It’s mad that the Government could allow school meals to be ruined, even as they’re talking up their childhood obesity plan. It’s mad that children living in poverty could be denied a healthy, hot school meal. It mustn’t be allowed to happen.
Everyone is talking about Brexit. Leave or Remain? Deal or No Deal? Amidst all this political turmoil, school cooks and caterers up and down the country are working hard serving children with healthy and high-quality hot school lunches. But they are facing ever greater challenges.
I was a school dinner lady in the 1990s and early 2000s. School meals were chronically underfunded. Caterers and cooks were working hard, but against tremendous odds. The food often wasn’t up to the quality of today.
We’ve come a long way since then. In 2003 I teamed up with the Soil Association to launch the Food for Life campaign. Jamie Oliver then joined the battle for better school meals, mandatory nutrition standards were agreed, and Universal Infant Free School Meals were introduced. Today, more children than ever before are enjoying a good school lunch. But all that is under threat.
Food for Life is launching a ‘State of the Nation’ report on children’s food this week. The report includes interviews with cooks, caterers and other stakeholders that reveal a cocktail of pressures and challenges that threaten school meals, with a disorderly ‘No Deal’ Brexit threatening to be the final straw.
Caterers have faced sharp rises in ingredient costs this year. The costs of some fresh fruits and vegetables have risen by up to 20 percent. Staples such as pasta, cheese and yoghurt have also risen steeply. One caterer reported that eggs are up 14 percent.
On top of this, caterers have had to handle the introduction of the Living Wage, the Apprenticeship Levy, and rising pension contributions. One local authority caterer is facing an increase in staff costs of £330,000 this year due to the introduction of the Living Wage.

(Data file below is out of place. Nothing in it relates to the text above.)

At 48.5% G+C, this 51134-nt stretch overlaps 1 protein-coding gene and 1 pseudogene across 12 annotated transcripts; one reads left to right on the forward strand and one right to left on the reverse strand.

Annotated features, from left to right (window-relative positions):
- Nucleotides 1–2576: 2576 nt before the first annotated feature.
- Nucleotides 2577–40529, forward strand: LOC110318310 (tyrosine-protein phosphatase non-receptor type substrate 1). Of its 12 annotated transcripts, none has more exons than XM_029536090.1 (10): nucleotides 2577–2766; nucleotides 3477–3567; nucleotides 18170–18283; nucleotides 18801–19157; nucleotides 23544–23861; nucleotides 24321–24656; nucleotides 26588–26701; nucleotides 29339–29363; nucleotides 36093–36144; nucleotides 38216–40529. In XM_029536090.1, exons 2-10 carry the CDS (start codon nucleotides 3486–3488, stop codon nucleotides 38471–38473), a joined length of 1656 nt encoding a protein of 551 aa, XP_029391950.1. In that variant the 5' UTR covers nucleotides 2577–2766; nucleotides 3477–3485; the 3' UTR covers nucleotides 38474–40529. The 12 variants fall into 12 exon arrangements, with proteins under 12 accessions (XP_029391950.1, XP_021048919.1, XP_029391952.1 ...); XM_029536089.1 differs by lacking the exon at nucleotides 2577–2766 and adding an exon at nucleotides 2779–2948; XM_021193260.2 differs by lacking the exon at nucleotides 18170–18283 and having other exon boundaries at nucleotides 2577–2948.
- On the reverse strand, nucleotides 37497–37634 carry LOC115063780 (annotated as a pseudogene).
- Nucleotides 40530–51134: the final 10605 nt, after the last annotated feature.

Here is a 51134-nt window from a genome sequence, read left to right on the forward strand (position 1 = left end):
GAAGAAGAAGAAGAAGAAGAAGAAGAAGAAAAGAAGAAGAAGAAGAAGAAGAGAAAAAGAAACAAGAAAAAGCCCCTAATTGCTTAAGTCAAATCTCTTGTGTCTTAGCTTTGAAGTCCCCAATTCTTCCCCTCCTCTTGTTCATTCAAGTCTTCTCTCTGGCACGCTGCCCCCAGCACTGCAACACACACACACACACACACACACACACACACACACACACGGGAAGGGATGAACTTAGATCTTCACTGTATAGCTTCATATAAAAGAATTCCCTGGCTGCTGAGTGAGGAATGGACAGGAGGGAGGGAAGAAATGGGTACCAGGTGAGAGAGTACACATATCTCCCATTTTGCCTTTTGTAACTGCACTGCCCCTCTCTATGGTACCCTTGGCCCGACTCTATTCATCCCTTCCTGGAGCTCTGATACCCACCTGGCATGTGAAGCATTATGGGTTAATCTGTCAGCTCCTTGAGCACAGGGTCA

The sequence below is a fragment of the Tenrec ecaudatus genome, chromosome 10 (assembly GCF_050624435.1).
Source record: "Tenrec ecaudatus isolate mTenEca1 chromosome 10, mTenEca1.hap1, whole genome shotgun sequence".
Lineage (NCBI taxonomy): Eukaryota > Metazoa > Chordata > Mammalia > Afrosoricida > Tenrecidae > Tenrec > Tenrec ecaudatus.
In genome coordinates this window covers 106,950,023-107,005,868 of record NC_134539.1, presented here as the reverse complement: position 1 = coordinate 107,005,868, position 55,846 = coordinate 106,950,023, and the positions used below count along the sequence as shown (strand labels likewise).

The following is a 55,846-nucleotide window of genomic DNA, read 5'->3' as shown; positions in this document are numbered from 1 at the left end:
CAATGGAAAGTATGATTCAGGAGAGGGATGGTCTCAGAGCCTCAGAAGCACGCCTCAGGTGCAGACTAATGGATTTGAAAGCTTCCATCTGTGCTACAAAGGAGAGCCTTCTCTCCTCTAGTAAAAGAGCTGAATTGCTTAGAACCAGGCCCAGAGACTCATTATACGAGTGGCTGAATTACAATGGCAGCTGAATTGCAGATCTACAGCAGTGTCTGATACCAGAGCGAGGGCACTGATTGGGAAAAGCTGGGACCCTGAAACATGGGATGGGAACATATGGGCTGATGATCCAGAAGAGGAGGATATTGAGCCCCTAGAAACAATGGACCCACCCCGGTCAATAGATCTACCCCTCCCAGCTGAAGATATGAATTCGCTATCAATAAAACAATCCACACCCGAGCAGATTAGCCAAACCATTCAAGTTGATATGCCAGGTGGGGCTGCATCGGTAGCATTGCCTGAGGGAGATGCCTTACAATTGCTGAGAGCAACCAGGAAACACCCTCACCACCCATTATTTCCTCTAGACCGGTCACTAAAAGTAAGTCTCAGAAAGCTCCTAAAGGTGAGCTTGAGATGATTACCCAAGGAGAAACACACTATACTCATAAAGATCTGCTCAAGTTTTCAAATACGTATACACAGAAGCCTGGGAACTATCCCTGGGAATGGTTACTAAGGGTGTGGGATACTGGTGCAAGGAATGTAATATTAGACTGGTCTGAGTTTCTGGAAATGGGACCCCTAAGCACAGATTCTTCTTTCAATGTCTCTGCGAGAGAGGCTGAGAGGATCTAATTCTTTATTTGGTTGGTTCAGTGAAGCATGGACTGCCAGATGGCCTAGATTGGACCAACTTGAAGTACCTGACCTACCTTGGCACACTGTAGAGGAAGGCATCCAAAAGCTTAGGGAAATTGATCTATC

All the caterers that I’ve spoken with are working hard to maintain the quality of school meals, tweaking menus and buying in more cost-efficient ways. But for many, the numbers don’t add up.
Cold ‘pick and mix’ lunchbox options are being introduced instead of hot meals. “This year will be the tipping point for school meals,” one caterer told me. “Pressure is mounting on expenditure and cold meals will be the result.”
Healthier items such as fresh fruit are being reduced on menus and replaced with cheaper alternatives. Salmon is also being reduced and replaced on menus. Caterers are being forced to source lower quality ingredients. One caterer said that tens of thousands of pounds will be saved by switching from a locally sourced cheese to a lower quality alternative from abroad.
Caterers raised a question mark over the spend of school meal budgets, including the £2.30 allocated to each meal served under Universal Infant Free School Meals. Some caterers were concerned that local authorities might be ‘siphoning’ off funds for school meals to plug black holes in their budgets elsewhere. Local authorities have faced challenging cuts in recent years and the budget for school meals isn’t ringfenced.
Among the caterers who expressed concern was one who said that they already paid ‘central charges’ to the local authority, covering payroll and procurement, of over £1 million per year, but this was increasing by £200,000 this year alone.
In parallel, spend on ingredients was being cut, even as ingredient costs were rising. The only way they could make ends meet was to source lower quality produce.
This is a difficult situation, but Brexit could make it far worse. Earlier this year, the House of Lords European Union Committee warned that if an agreement cannot be negotiated, a disorderly ‘No Deal’ Brexit is likely to result in an average tariff on food imports of 22 percent.
While this would not equate to a 22 percent increase in food prices, it would exacerbate existing price rises as 30 percent of the UK’s food comes from the EU.
Grown and cooked
A sudden and significant increase in ingredient costs, hitting caterers overnight, would be impossible for many to handle.
Over the years working with Food for Life, I’ve visited schools across the country and I have seen more and more children who are hungry and for whom a hot school meal is their only hot meal of the day. Now those hot meals could be replaced by cold options.
We might not know how Brexit is going to turn out, but the Government can still take action to protect school meals. To begin with, they should ringfence the budget for school meals and provide greater oversight on their spend.
Funding for school meals should be spent on school meals – is that so much to ask? They must place greater political priority on school meals, and the Healthy Rating Scheme for primary schools promised in 2016 should be introduced.
In the meantime, Food for Life will continue to work with schools (and hospitals, care homes and universities) across the UK to make good food the easy choice, reconnecting people with where their food comes from, teaching them how it’s grown and cooked, and championing the importance of well-sourced ingredients.